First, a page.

Color Current Events

Color Current Events, Color News Articles.
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Researchers find that color perception is not innate, but acquired after birth
Rearing experimental animals under special illumination, researchers have found new evidence that early visual experience is indispensable for the development of normal color perception. (2004-07-26)

NASA satellite highlights burn scars in British Columbia
This past summer Canada has been plagued with huge forest fires that have spanned most of the provinces. British Columbia has been particularly hard hit with large portions of the landscape being decimated by fire. In these satellite images taken by the NASA'S Aqua satellite, both the natural color and false color burn scars of left by fires can be seen. (2017-09-29)

Chameleon-inspired structural color soft robot can interact with environment
A novel structural color soft robot with both color-changing and locomotion capabilities has been developed by a research team led by Dr. DU Xuemin from the Shenzhen Institutes of Advanced Technology, Chinese Academy of Sciences. (2019-07-31)

Scientists find color vision system independent of motion detection
The vision system used to process color is separate from that used to detect motion, according to a new study by researchers at New York University's Center for Developmental Genetics and in the Department of Genetics and Neurobiology at Germany's University of Wuerzburg. (2008-03-19)

Subliminal effect of facial color on fearful faces
Toyohashi Tech researchers have found facial color affects early stage of subliminal processing of facial expression using ERPs, which provided the first neurophysiological evidence showing the effects of facial color on emotional expression perception. This finding may contribute to promoting emotional interaction using avatars in virtual reality-world. (2015-10-22)

Animals actively choose to match their surroundings to avoid predation
Animals can match their background to avoid detection by predators. For instance, numerous species have evolved color patterns that help them blend into their surroundings and avoid predators -- a phenomenon called crypsis. A new experimental study found that ghost crabs in the Solomon Islands may achieve crypsis by actively choosing to live in sand background that matches their body color. (2017-04-27)

Researchers analyze the structure of bird feathers to create hues without dye
University of Akron associate professor of biology, Dr. Matthew Shawkey, his colleague Dr. Ali Dhinojwala, Morton Professor of Polymer Science, and Ming Xiao, graduate student, recently published a paper in a joint project with the University of California, San Diego. Shawkey and his team sought to produce synthetic particles that mimic the tiny packets of melanin found in feathers. (2015-06-08)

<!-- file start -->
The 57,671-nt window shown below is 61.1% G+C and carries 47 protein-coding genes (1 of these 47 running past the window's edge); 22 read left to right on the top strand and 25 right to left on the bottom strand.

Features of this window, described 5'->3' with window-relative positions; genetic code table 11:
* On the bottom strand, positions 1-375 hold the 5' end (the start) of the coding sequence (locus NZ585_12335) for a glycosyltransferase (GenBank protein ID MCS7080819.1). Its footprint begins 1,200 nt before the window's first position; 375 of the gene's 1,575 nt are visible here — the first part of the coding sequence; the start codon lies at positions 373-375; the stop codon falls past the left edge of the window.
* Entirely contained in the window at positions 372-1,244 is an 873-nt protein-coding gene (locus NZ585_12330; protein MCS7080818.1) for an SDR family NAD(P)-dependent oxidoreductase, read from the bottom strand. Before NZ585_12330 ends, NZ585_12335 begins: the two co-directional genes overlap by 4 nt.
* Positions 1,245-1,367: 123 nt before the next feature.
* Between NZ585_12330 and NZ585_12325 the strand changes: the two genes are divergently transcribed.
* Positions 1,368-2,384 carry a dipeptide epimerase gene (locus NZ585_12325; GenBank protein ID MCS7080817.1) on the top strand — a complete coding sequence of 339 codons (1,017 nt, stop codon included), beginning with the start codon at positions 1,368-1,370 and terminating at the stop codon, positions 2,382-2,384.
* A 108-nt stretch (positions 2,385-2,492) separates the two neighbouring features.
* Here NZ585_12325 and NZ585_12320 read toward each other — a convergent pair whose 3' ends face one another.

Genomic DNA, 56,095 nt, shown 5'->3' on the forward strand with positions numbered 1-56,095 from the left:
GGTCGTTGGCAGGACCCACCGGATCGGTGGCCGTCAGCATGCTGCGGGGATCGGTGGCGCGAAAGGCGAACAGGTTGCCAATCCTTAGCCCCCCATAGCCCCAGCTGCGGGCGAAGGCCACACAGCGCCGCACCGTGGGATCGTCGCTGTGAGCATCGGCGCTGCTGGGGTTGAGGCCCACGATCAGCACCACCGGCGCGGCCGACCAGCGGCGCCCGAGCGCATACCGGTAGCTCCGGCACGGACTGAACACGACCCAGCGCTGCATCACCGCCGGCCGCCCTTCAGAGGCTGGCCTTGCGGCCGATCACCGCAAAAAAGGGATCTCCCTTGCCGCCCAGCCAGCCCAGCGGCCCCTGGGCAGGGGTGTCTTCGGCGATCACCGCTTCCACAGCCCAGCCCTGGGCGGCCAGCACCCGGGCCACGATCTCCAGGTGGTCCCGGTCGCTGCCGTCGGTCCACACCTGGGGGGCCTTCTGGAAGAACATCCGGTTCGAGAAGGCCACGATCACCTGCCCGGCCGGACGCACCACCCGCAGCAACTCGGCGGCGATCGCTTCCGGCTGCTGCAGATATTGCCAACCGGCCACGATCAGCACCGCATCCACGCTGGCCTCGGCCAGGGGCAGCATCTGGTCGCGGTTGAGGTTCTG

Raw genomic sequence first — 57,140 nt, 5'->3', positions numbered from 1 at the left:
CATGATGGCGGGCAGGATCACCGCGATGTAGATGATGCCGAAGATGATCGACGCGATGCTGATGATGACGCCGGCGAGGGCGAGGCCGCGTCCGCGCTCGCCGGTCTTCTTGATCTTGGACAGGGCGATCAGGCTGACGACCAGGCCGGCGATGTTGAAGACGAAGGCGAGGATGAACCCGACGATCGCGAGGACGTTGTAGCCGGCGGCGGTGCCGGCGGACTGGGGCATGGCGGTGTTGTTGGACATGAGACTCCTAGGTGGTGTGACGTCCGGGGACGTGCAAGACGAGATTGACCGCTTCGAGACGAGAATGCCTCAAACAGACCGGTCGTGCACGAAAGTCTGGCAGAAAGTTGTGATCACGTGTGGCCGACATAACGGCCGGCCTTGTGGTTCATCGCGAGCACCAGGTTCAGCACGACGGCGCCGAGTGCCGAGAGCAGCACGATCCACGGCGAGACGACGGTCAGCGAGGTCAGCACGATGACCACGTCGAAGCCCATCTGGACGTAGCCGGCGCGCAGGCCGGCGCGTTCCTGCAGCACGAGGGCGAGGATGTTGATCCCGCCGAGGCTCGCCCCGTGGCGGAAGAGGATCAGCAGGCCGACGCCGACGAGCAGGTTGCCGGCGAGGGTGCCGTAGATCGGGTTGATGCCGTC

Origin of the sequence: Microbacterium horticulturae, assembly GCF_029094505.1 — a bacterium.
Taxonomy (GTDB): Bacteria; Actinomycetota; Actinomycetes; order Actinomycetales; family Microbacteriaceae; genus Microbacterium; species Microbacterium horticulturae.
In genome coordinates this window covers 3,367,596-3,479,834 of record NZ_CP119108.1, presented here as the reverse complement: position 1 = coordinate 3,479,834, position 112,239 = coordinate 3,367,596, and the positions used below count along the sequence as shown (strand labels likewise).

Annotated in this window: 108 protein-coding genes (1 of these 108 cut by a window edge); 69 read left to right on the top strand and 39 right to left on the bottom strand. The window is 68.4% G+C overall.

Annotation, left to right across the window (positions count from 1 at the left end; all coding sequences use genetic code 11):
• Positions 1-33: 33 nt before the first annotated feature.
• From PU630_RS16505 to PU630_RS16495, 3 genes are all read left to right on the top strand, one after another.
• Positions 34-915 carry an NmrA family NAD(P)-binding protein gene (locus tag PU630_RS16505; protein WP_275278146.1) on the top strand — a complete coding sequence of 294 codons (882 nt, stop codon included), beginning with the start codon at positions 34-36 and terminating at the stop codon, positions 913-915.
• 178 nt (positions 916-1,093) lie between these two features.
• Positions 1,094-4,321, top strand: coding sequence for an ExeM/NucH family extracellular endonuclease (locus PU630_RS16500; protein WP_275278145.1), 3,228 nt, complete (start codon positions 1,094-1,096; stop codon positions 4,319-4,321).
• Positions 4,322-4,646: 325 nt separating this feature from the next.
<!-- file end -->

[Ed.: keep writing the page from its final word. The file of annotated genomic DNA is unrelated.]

Birds of a different color: Why some birds have more than one color type
In some animals, the same species can occur in two or more color types, or morphs. New research may help solve the mystery of how this can occur despite the pressures of evolution. (2016-05-03)

Caterpillars of the peppered moth perceive color through their skin
It is difficult to distinguish caterpillars of the peppered moth from a twig. The caterpillars not only mimic the form but also the color of a twig. In a new study, researchers of Liverpool University in the UK and the Max Planck Institute for Chemical Ecology in Germany demonstrate that the caterpillars can sense the twig's color with their skin. (2019-08-02)

Which piece resembles your color perception for #theDress image?
A novel algorithm to simulate the color appearance of objects under chromatic illuminants has been proposed by Ichiro Kuriki of Tohoku University. (2018-03-22)

Color is in the eye of the beholder
The unique makeup of the cells in our retina, as well as the specific physical properties of substances themselves, explain why we occasionally see things change color before our very eyes! Samo and Marko Kreft from the University of Ljubljana in Slovenia investigated this phenomenon using pumpkin seed oil as an example. They have just published their research online in Springer's journal Naturwissenschaften. (2007-07-03)

Seeing colors -- New study sheds light on sensory system quirk
In the psychological phenomenon known as (2007-07-24)

Conspicuous social signaling drives the evolution of chameleon color change
In dwarf chameleons, evolutionary shifts in the capacity for color change are associated with increasingly conspicuous signals used in contests and courtship rather than by the need to match different backgrounds. (2008-01-28)

Burn scars in Eastern Russia
The burn scars on this false-color image from the Terra satellite show the different areas that have been affected by this year's rash of wildfires in Eastern Russia. (2014-07-25)

Map makers can avoid confusing the color blind